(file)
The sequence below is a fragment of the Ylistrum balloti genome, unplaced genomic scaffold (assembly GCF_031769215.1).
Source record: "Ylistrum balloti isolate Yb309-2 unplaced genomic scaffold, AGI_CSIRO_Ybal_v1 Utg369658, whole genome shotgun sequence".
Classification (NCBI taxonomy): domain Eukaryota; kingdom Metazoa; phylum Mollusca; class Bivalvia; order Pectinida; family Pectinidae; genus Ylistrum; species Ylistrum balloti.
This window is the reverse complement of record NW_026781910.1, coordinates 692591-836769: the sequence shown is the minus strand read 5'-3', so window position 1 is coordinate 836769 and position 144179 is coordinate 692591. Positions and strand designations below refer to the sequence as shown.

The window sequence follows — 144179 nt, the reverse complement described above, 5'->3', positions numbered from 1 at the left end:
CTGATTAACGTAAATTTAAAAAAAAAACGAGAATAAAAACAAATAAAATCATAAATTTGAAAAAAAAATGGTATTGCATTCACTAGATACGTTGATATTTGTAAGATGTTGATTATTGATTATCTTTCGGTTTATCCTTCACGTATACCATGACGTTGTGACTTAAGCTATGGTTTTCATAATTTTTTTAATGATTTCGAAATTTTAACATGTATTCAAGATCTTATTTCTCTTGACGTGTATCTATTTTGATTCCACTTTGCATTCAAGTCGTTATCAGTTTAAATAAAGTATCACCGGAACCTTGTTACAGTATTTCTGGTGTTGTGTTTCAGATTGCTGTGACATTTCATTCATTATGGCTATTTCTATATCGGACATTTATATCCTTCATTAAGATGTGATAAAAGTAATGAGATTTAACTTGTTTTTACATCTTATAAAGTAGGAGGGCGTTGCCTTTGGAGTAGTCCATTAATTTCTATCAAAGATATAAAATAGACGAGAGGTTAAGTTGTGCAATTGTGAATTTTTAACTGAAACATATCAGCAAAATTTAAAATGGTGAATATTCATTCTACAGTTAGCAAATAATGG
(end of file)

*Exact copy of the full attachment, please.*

The sequence below is a fragment of the Ylistrum balloti genome, unplaced genomic scaffold (assembly GCF_031769215.1).
Source record: "Ylistrum balloti isolate Yb309-2 unplaced genomic scaffold, AGI_CSIRO_Ybal_v1 Utg369658, whole genome shotgun sequence".
Classification (NCBI taxonomy): domain Eukaryota; kingdom Metazoa; phylum Mollusca; class Bivalvia; order Pectinida; family Pectinidae; genus Ylistrum; species Ylistrum balloti.
This window is the reverse complement of record NW_026781910.1, coordinates 692591-836769: the sequence shown is the minus strand read 5'-3', so window position 1 is coordinate 836769 and position 144179 is coordinate 692591. Positions and strand designations below refer to the sequence as shown.

The window sequence follows — 144179 nt, the reverse complement described above, 5'->3', positions numbered from 1 at the left end:
CTGATTAACGTAAATTTAAAAAAAAAACGAGAATAAAAACAAATAAAATCATAAATTTGAAAAAAAAATGGTATTGCATTCACTAGATACGTTGATATTTGTAAGATGTTGATTATTGATTATCTTTCGGTTTATCCTTCACGTATACCATGACGTTGTGACTTAAGCTATGGTTTTCATAATTTTTTTAATGATTTCGAAATTTTAACATGTATTCAAGATCTTATTTCTCTTGACGTGTATCTATTTTGATTCCACTTTGCATTCAAGTCGTTATCAGTTTAAATAAAGTATCACCGGAACCTTGTTACAGTATTTCTGGTGTTGTGTTTCAGATTGCTGTGACATTTCATTCATTATGGCTATTTCTATATCGGACATTTATATCCTTCATTAAGATGTGATAAAAGTAATGAGATTTAACTTGTTTTTACATCTTATAAAGTAGGAGGGCGTTGCCTTTGGAGTAGTCCATTAATTTCTATCAAAGATATAAAATAGACGAGAGGTTAAGTTGTGCAATTGTGAATTTTTAACTGAAACATATCAGCAAAATTTAAAATGGTGAATATTCATTCTACAGTTAGCAAATAATGG